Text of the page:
A geek's guide to online dating

A Geek’s Guide to Online Dating

The online dating world is hard enough as it is. All the swiping on apps, the awkward first encounter, and inevitable small talk when dates turn south can put a damper on things. There’s also the question of anonymity, privacy, and if things will work out. Trying to find your own Prince Charming or Princess Zelda shouldn’t be so hard. Here are a few websites and apps to try, or to avoid.

Websites to Find Your Nerdy Soulmate

A geek's guide to online dating


Geekmemore is a French dating website. For the most part, it’s pretty easy to navigate. However, unless you’re willing to spend money to talk to someone, there isn’t much to be done on this site. Sending messages isn’t even an option without a description. Users can earn points to reach the top of the rank system, but other than that it’s not clear how that helps the user.


gk2gk doesn’t look too promising. There are a decent number of accounts to browse. The matchmaking option provides the user with some profiles to like or dislike, but there doesn’t seem to be any algorithm to it.

Profiles can range as far as one province over to the next country. The default distance is set at 400km, but there isn’t a real way to change it. For the most part, the website is US centric, so international geeks may have a harder time finding someone to date.

There have been reviews saying the site is a scam. Many have gone through with the premium packages to message other users only to receive links from potential partners to porn sites. The site also uses fake profiles to get users to buy premium packages.


Created by voice actor Dino Andrade, SoulGeek was built in the honour of Andarade’s late wife, Mary Kay Bergman. There is a lot of humour put into the site while signing up, like age preferences ranging from 18 to 100 and car options including dragons and the TARDIS.

SoulGeek feels more like Facebook or Twitter than an actual dating site. Users can share pictures, videos, and music and have them rated by others. There’s also a blog feature where users make posts and others can comment on it, or talk in the forums.

Find Your Geek With These Apps

Geek's guide to online dating

Geek Dating

Geek Dating is easy to use but not very user friendly. Aside from the long loading time between selections, the app doesn’t offer a lot of what other apps do. While users can wink, like pictures, and send messages, a fee is required to read messages. There aren’t any filters when it comes to searching for profiles. Matches for myself were far away. Not just the-next-country-over far, but across-the-ocean far. When it comes to selecting options from a drop-menu, only tap the ones you intend to fill out. Once a menu has dropped it can’t be exited and a selection has to be made.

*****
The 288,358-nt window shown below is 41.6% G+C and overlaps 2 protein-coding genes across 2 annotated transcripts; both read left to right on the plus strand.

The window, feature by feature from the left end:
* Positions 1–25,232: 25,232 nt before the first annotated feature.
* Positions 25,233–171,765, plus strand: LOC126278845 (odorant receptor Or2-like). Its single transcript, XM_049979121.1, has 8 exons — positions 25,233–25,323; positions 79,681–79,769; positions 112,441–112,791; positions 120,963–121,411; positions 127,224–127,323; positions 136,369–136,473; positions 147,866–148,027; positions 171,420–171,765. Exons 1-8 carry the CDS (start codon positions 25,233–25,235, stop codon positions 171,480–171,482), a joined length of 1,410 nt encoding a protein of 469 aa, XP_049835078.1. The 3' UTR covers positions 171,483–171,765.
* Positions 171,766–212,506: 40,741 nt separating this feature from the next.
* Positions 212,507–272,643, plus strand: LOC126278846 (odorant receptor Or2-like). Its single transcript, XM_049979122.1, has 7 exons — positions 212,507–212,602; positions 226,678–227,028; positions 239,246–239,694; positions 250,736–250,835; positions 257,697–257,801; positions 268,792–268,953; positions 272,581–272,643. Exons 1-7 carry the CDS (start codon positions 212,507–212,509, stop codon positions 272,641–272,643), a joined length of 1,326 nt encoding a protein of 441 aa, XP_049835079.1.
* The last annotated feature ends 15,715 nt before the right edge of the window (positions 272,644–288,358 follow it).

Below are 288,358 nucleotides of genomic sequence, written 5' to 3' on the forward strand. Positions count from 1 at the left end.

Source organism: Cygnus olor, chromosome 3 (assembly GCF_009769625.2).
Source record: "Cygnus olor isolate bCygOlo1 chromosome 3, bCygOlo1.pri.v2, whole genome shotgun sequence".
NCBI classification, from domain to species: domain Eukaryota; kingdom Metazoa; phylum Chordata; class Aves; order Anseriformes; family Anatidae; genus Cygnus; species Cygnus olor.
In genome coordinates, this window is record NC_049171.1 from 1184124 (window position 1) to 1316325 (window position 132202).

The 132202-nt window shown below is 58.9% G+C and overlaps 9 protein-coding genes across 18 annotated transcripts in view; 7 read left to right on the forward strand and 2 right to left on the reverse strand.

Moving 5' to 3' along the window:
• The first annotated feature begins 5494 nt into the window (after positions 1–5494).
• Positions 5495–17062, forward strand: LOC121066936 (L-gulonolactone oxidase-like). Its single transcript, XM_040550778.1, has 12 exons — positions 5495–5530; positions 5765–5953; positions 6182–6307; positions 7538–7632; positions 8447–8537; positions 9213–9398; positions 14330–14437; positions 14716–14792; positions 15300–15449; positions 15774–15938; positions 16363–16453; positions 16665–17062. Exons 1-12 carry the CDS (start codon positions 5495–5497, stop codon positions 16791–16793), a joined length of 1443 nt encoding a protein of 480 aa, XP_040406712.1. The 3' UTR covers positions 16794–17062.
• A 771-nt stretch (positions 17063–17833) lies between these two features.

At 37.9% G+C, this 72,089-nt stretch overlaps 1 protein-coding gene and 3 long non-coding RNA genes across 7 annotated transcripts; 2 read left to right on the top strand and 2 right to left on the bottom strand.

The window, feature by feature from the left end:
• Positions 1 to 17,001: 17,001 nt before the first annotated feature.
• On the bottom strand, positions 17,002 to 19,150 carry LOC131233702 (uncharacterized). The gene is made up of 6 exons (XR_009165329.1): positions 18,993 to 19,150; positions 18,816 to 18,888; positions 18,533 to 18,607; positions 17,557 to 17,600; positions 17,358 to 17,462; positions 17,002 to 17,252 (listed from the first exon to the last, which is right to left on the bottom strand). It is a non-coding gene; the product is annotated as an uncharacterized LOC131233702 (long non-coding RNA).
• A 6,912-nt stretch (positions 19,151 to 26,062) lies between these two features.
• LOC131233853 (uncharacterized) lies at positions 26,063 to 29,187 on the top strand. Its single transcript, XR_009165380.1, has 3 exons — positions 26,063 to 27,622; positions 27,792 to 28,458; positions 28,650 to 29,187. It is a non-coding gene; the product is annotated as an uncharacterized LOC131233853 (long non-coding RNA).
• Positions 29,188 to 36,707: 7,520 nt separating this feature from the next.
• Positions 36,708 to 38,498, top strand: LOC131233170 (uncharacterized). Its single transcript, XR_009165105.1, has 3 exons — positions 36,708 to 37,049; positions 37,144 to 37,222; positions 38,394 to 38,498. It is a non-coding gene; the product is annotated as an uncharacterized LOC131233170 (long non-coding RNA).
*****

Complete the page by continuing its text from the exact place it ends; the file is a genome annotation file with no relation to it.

Only available in the US right now, Siren has a unique feature to help women have the upper hand. Women can remain anonymous until they feel comfortable sharing their pictures with certain people of their choice. The women send out questions and wait to see who responds before agreeing to meet or reveal themselves.

While it sounds too good to be true, it is. The app is only available for iPhone owners, and there are only about 1,200 users. It’s also restricted to heterosexual couples, but hopefully it will expand.

Coffee Meets Bagel

At a slower pace than Tinder, Coffee Meets Bagel gives users one match per day. Claiming quality over quantity, the app matches users with friends of friends, and they have 24 hours to decide if they want to match or not. It requires some patience, but users don’t suffer from “swipe fatigue.”


OkCupid has a large selection of matches, and a large selection of fellow geeks. OkCupid is similar to Tindr with it’s fast pace and swiping feature. The difference is that OkCupid uses an algorithm based on questions to find matches. The interesting part of this is that it asks you the importance of certain answers from potential matches. It also shows the percentage that you relate to someone (or don’t).

The site is free to use, but there are fees for certain activities like seeing who likes your profile. Not investing in the premium features isn’t going to hurt, as most of the features are still available.

Just because a site tries to appeal to a certain niche doesn’t mean it’s legitimate. Similarly, if a service doesn’t have a specific niche in mind, it might work out for the better. Without dipping your feet in to test the waters, you won’t know for sure. So what are you waiting for? Take pictures of your feet, sell them to people who have a feet fetish and get swimming!

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